Jim Brosnahan

  • April 18, 2017
    Guest Post

    by Jim Brosnahan, Senior Trial Counsel, Morrison & Foerster, and Author of the Upcoming Book: Trial Lawyer

    The Gorsuch confirmation hearings were, even to a casual observer, a catastrophic insult to the proper selection of a justice. Even by the standard that such hearings are political and not legal events, it highlighted the current failure of the practice of the political arts. Any selection of a Supreme Court Justice with lifetime tenure is a politically sacred happening. At this time, the reckless, almost daily, unconstitutional bursts of illegal energy emanating from the White House and supported by an attorney general who missed the Constitutional Law class will present a series of clear and present fundamental legal challenges to the Supreme Court. Nothing in what now-Justice Gorsuch testified to or what the ten million dollars in TV ads supporting him said gave the slightest assurance he will uphold the Constitution against this president. In all likelihood, that set of potential constitutional issues involving executive excess is the number one potential legal challenge that will face the Court in the next year or two.

    FALSE STANDARDS USED BY SENATORS

    1. “He is qualified”

  • March 22, 2013

    by Heejin Hwang

    “Clarence Earl Gideon, defend yourself.” With those words fifty years ago, Abe Fortas, who represented Clarence Gideon’s appeal in front of the Supreme Court, highlighted the isolating circumstances regularly faced by indigent defendants without representation. But upon its unanimous ruling in Gideon v. Wainwright, the Supreme Court foundthat all citizens -- rich or poor -- were constitutionally guaranteed a right to counsel, declaring that no one facing criminal charges would have to navigate the legal system alone.

    As we commemorate the legacy of Gideon this week, however, our criminal justice system continues to abandon defendants, and defenders, alike. Delivering one of the keynotes at ACS’s inaugural Student Convention in early March, Stephen Bright, President and General Counsel of the Southern Center for Human Rights, spoke of his clients’ hopelessness. For example, he noted the people with cases before the Texas Supreme Court, 92 percent of them do not have a lawyer.  One homeless woman on trial, Bright said, chose to go to jail, because at least then she would be fed and “sheltered.”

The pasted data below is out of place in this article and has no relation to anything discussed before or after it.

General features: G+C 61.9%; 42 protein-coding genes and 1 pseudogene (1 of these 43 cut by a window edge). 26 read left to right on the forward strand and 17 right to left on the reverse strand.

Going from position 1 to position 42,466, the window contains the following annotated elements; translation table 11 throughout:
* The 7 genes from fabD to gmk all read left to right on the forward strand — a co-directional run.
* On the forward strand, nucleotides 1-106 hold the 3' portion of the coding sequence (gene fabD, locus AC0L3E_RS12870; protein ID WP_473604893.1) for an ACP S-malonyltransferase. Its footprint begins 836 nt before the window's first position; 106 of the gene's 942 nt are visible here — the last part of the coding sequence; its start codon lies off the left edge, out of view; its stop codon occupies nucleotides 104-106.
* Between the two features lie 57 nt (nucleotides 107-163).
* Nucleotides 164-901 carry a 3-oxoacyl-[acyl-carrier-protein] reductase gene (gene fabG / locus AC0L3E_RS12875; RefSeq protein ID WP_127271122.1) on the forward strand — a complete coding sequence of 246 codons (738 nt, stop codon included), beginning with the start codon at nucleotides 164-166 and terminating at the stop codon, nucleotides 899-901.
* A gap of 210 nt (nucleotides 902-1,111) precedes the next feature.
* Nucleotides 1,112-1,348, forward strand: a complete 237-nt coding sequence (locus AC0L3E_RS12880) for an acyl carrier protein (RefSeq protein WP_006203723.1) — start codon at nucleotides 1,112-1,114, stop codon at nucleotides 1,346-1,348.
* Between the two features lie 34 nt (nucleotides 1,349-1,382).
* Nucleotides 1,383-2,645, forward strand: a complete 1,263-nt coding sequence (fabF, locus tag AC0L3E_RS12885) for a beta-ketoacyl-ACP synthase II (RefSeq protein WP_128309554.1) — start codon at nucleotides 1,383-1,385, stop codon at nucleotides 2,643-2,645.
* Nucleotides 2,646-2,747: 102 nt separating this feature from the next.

As noted yesterday during a national ACS symposium on Gideon several experts said too many states have proven obstacles to ensuring Gideon’s promise. Recently, Attorney General Eric Holder declared that “America’s indigent defense systems exist in a state of crisis” and announced $1.8 million in funding to “improve access to criminal legal services and strengthen indigent defense across the nation.” This is promising, but more action is needed to ensure that states are aware of the funding and spend it appropriately. From 2005 to 2010, the Department of Justice administered 13 grant programs to support indigent defense systems; yet, a 2012 Government Accountability Office (GAO) report stated that “among the 9 grants …, two-thirds or more of state, local, and tribal respondents … reported that they did not use these funds for the specified purpose, due to competing priorities.” Moreover, “no more than 54 percent of grantees or public defender offices responding to GAO’s surveys were aware that such funding could be used to support indigent defense.”

    ACS’s inaugural Student Convention brought together nearly 200 law students from across the country and focused on the state of indigent defense 50 years after Gideon.  Speakers and practitioners celebrated the landmark case but also took an unabashedly introspective look at themselves, rallying their colleagues to take their constitutional responsibility more seriously.